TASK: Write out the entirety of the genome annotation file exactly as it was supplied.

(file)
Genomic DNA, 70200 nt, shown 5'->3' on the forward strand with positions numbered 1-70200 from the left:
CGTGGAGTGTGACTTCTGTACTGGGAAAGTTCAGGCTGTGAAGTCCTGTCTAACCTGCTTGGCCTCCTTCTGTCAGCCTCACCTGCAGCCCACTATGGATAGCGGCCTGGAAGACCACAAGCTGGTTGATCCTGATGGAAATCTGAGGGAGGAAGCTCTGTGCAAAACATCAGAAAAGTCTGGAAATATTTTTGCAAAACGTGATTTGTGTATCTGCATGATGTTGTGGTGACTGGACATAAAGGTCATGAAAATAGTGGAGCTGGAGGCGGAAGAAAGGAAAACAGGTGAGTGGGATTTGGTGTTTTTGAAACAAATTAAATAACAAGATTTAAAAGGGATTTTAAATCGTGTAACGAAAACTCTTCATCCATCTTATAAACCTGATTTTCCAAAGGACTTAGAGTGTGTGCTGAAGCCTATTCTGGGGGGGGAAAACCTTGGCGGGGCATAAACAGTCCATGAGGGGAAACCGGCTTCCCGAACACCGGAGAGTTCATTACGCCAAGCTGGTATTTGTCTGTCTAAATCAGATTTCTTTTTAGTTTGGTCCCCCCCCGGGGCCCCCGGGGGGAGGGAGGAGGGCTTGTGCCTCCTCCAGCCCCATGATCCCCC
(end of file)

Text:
Genomic DNA, 70200 nt, shown 5'->3' on the forward strand with positions numbered 1-70200 from the left:
CGTGGAGTGTGACTTCTGTACTGGGAAAGTTCAGGCTGTGAAGTCCTGTCTAACCTGCTTGGCCTCCTTCTGTCAGCCTCACCTGCAGCCCACTATGGATAGCGGCCTGGAAGACCACAAGCTGGTTGATCCTGATGGAAATCTGAGGGAGGAAGCTCTGTGCAAAACATCAGAAAAGTCTGGAAATATTTTTGCAAAACGTGATTTGTGTATCTGCATGATGTTGTGGTGACTGGACATAAAGGTCATGAAAATAGTGGAGCTGGAGGCGGAAGAAAGGAAAACAGGTGAGTGGGATTTGGTGTTTTTGAAACAAATTAAATAACAAGATTTAAAAGGGATTTTAAATCGTGTAACGAAAACTCTTCATCCATCTTATAAACCTGATTTTCCAAAGGACTTAGAGTGTGTGCTGAAGCCTATTCTGGGGGGGGAAAACCTTGGCGGGGCATAAACAGTCCATGAGGGGAAACCGGCTTCCCGAACACCGGAGAGTTCATTACGCCAAGCTGGTATTTGTCTGTCTAAATCAGATTTCTTTTTAGTTTGGTCCCCCCCCGGGGCCCCCGGGGGGAGGGAGGAGGGCTTGTGCCTCCTCCAGCCCCATGATCCCCC